Here, the efficacy of abatacept in patients with early diffuse systemic sclerosis (dcSSc) was analyzed to test the hypothesis that patients in the inflammatory intrinsic subset would show the most significant clinical improvement. Eighty-four participants with dcSSc were randomized to receive abatacept or placebo for 12 months. RNA-Seq was performed on 233 skin paired biopsies at baseline and at 3 and 6 months. Improvement was defined as a 5-point or more than 20% change in modified Rodnan skin score (mRSS) between baseline and 12 months. Samples were assigned to intrinsic gene expression subsets (inflammatory, fibroproliferative, or normal-like subsets). In the abatacept arm, change in mRSS was most pronounced for the inflammatory and normal-like subsets relative to the placebo subset. Gene expression for participants on placebo remained in the original molecular subset, whereas inflammatory participants treated with abatacept had gene expression that moved toward the normal-like subset. The Costimulation of the CD28 Family Reactome Pathway decreased in patients who improved on abatacept and was specific to the inflammatory subset. Patients in the inflammatory subset had elevation of the Costimulation of the CD28 Family pathway at baseline relative to that of participants in the fibroproliferative and normal-like subsets. There was a correlation between improved ΔmRSS and baseline expression of the Costimulation of the CD28 Family pathway. This study provides an example of precision medicine in systemic sclerosis clinical trials.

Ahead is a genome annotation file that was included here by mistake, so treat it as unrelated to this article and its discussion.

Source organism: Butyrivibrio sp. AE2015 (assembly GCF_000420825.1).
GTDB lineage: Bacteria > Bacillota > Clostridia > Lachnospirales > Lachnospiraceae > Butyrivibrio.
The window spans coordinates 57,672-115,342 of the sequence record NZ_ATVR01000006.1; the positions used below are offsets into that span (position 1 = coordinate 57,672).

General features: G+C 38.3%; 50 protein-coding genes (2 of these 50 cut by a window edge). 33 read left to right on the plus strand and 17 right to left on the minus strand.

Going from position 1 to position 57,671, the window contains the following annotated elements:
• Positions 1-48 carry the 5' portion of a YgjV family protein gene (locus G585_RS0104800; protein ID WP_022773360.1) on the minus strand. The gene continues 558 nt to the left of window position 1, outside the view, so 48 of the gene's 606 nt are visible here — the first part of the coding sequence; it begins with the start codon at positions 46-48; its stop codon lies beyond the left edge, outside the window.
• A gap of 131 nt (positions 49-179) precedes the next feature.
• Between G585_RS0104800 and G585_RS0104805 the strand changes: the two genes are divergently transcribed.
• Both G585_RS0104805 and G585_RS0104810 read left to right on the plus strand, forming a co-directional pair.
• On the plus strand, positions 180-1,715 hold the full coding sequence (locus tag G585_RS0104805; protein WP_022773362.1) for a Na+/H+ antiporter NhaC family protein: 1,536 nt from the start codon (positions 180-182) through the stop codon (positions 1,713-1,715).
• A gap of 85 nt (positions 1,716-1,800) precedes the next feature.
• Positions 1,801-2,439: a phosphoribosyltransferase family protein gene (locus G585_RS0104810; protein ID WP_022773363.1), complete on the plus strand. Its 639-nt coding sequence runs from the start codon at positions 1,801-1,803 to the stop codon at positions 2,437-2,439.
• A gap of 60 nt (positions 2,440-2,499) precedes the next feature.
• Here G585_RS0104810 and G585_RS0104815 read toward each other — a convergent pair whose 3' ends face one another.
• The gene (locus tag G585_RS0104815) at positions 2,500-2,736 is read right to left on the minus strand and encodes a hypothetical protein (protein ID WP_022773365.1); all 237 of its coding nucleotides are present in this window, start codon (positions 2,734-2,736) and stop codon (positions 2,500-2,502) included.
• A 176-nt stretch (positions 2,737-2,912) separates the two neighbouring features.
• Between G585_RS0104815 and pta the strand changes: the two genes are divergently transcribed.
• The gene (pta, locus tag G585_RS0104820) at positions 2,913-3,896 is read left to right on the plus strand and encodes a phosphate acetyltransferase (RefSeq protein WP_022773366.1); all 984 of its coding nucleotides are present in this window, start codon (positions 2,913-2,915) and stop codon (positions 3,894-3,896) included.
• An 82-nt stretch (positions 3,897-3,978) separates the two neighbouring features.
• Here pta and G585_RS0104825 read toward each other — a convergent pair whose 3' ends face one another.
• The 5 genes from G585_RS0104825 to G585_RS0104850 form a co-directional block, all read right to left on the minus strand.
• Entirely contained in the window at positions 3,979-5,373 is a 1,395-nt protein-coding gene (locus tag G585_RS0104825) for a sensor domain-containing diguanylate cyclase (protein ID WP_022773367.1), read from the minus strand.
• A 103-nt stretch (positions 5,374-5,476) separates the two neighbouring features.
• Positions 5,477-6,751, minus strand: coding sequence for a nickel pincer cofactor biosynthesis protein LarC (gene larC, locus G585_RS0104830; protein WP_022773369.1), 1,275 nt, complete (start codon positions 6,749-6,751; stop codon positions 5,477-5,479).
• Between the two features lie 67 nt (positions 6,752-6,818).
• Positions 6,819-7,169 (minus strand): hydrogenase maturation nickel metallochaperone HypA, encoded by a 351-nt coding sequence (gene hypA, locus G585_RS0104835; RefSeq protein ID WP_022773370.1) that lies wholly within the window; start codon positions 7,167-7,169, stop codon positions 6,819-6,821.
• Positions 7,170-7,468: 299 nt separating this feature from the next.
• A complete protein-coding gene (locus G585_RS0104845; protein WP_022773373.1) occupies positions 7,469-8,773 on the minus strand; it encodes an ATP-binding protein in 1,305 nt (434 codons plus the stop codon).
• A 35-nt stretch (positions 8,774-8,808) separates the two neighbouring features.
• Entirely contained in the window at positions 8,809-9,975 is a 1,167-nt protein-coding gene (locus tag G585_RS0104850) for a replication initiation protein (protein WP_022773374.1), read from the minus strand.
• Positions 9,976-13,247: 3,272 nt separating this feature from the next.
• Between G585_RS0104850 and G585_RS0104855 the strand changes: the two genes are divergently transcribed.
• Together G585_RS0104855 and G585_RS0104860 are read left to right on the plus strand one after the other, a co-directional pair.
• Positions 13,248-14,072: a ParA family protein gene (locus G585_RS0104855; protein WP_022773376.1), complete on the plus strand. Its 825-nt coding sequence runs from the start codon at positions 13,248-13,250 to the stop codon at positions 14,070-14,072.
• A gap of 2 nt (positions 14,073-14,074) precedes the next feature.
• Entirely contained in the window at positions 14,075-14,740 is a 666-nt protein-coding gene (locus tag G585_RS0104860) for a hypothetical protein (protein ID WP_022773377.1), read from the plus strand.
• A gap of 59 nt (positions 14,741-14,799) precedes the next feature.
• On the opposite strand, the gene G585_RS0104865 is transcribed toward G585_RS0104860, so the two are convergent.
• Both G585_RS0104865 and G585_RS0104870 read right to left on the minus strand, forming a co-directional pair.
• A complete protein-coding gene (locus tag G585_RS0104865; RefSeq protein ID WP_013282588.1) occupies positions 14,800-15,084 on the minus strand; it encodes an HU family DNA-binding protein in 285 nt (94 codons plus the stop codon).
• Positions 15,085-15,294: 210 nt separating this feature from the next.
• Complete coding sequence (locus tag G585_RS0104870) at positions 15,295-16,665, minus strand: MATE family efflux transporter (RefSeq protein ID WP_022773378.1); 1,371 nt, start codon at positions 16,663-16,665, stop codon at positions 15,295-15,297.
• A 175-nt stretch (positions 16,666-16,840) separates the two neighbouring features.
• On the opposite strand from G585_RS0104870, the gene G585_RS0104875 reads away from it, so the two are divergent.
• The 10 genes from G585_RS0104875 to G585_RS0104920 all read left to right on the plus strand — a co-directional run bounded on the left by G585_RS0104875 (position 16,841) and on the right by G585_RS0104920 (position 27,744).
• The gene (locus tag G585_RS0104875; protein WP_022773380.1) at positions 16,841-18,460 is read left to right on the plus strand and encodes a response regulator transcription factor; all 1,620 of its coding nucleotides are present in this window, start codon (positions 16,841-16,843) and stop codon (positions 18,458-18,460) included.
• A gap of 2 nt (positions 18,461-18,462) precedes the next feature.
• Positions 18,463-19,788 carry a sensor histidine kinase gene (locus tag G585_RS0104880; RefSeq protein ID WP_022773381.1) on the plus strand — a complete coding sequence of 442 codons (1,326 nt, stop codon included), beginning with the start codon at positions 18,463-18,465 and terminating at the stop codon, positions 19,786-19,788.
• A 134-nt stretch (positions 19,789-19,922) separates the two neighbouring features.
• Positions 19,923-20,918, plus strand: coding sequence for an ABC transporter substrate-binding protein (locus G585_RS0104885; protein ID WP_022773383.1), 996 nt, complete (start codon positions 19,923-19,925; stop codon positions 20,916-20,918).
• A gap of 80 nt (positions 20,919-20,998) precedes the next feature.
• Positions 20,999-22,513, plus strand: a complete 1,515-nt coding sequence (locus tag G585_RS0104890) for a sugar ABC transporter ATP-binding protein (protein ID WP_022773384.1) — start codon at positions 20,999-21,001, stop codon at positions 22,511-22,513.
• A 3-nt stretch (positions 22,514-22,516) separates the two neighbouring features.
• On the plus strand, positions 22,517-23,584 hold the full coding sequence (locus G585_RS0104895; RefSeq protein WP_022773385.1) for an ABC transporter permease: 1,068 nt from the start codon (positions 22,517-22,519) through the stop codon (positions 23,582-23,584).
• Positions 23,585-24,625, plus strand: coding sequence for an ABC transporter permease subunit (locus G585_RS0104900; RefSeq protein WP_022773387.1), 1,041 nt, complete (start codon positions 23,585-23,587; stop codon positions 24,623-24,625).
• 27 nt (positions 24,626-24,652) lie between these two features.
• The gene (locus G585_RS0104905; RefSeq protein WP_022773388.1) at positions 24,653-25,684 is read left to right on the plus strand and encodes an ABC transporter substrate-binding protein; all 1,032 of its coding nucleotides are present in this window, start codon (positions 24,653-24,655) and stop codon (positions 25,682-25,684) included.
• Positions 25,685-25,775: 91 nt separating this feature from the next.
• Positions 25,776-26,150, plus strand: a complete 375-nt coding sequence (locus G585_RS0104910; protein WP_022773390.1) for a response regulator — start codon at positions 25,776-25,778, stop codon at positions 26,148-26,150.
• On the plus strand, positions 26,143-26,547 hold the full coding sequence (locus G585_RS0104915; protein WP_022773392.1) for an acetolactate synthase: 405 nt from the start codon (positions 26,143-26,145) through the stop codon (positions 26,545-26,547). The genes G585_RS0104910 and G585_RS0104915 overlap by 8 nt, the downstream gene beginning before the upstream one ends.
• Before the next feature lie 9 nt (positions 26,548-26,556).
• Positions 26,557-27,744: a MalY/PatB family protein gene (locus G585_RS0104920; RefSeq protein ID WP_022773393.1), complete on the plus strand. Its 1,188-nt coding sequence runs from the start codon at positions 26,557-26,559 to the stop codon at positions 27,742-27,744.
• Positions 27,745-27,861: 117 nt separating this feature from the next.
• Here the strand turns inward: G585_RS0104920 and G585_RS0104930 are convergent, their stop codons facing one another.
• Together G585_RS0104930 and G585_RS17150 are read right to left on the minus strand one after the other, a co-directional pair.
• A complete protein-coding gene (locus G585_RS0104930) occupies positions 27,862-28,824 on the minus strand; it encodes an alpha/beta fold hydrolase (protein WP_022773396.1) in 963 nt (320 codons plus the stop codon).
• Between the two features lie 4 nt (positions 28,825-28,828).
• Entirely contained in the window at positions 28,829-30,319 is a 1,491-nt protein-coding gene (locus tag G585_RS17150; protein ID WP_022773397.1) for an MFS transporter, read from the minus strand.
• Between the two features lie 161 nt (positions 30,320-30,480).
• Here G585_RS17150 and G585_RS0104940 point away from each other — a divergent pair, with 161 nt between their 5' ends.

Bhaven K. Mehta, Monica E. Espinoza, Jennifer M. Franks, Yiwei Yuan, Yue Wang, Tammara Wood, Johann E. Gudjonsson, Cathie Spino, David A. Fox, Dinesh Khanna, Michael L. Whitfield